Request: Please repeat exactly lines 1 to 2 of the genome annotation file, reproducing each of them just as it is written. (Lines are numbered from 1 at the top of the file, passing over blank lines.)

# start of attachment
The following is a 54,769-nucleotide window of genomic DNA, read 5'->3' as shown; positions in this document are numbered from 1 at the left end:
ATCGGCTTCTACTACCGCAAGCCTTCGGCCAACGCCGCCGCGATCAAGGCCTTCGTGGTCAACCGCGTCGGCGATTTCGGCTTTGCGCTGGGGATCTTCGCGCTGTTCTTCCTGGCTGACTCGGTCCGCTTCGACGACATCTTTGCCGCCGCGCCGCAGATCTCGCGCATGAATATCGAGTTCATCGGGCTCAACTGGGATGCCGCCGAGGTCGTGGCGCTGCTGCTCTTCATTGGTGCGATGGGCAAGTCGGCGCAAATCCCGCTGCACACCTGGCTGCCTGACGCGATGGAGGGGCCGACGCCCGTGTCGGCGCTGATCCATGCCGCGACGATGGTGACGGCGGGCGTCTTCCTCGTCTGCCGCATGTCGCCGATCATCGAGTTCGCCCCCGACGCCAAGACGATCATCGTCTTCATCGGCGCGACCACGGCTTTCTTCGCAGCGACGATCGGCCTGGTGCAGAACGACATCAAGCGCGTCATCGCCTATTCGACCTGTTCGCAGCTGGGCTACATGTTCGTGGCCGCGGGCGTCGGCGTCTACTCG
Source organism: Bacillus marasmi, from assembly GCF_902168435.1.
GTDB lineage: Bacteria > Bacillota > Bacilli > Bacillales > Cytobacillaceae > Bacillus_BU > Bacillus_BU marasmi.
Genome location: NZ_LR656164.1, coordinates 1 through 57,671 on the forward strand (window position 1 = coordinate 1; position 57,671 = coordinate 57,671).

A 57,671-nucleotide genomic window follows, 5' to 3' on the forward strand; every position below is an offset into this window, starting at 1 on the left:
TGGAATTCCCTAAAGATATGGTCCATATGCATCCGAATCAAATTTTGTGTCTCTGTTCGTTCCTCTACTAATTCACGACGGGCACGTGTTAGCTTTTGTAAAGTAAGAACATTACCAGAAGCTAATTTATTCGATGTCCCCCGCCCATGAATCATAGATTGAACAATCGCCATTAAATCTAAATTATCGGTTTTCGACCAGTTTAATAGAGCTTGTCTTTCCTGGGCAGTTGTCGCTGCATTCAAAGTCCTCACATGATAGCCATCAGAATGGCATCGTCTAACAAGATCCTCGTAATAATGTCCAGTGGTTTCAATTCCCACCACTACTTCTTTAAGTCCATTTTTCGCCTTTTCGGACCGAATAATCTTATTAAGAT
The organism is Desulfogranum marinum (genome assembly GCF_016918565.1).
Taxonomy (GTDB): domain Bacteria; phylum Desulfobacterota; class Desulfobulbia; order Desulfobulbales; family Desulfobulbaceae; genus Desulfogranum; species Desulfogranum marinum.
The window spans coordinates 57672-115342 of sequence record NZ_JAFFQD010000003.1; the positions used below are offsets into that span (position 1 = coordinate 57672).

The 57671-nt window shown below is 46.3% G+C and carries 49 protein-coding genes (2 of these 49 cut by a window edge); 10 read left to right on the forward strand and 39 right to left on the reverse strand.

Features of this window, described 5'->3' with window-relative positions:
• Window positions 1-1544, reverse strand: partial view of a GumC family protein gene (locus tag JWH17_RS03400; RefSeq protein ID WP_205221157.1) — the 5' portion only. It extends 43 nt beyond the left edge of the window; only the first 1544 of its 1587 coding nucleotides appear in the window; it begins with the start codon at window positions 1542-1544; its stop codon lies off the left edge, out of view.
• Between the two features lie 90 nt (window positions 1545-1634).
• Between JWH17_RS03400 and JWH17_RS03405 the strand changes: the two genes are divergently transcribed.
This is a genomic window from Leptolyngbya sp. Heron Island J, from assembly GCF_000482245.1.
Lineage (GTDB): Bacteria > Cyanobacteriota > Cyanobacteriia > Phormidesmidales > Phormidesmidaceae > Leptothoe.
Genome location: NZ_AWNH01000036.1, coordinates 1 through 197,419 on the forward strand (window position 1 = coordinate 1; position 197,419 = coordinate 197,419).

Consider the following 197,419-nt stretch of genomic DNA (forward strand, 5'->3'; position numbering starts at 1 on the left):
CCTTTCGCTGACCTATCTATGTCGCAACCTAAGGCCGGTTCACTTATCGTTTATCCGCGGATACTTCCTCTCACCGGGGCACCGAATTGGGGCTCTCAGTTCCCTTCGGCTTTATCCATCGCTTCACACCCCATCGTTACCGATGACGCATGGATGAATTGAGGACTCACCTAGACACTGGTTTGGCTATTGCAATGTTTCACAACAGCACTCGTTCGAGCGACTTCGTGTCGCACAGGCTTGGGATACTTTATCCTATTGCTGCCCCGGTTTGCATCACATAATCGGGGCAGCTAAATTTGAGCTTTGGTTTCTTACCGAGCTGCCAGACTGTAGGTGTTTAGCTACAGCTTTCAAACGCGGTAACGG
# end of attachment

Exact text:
The following is a 54,769-nucleotide window of genomic DNA, read 5'->3' as shown; positions in this document are numbered from 1 at the left end:
ATCGGCTTCTACTACCGCAAGCCTTCGGCCAACGCCGCCGCGATCAAGGCCTTCGTGGTCAACCGCGTCGGCGATTTCGGCTTTGCGCTGGGGATCTTCGCGCTGTTCTTCCTGGCTGACTCGGTCCGCTTCGACGACATCTTTGCCGCCGCGCCGCAGATCTCGCGCATGAATATCGAGTTCATCGGGCTCAACTGGGATGCCGCCGAGGTCGTGGCGCTGCTGCTCTTCATTGGTGCGATGGGCAAGTCGGCGCAAATCCCGCTGCACACCTGGCTGCCTGACGCGATGGAGGGGCCGACGCCCGTGTCGGCGCTGATCCATGCCGCGACGATGGTGACGGCGGGCGTCTTCCTCGTCTGCCGCATGTCGCCGATCATCGAGTTCGCCCCCGACGCCAAGACGATCATCGTCTTCATCGGCGCGACCACGGCTTTCTTCGCAGCGACGATCGGCCTGGTGCAGAACGACATCAAGCGCGTCATCGCCTATTCGACCTGTTCGCAGCTGGGCTACATGTTCGTGGCCGCGGGCGTCGGCGTCTACTCG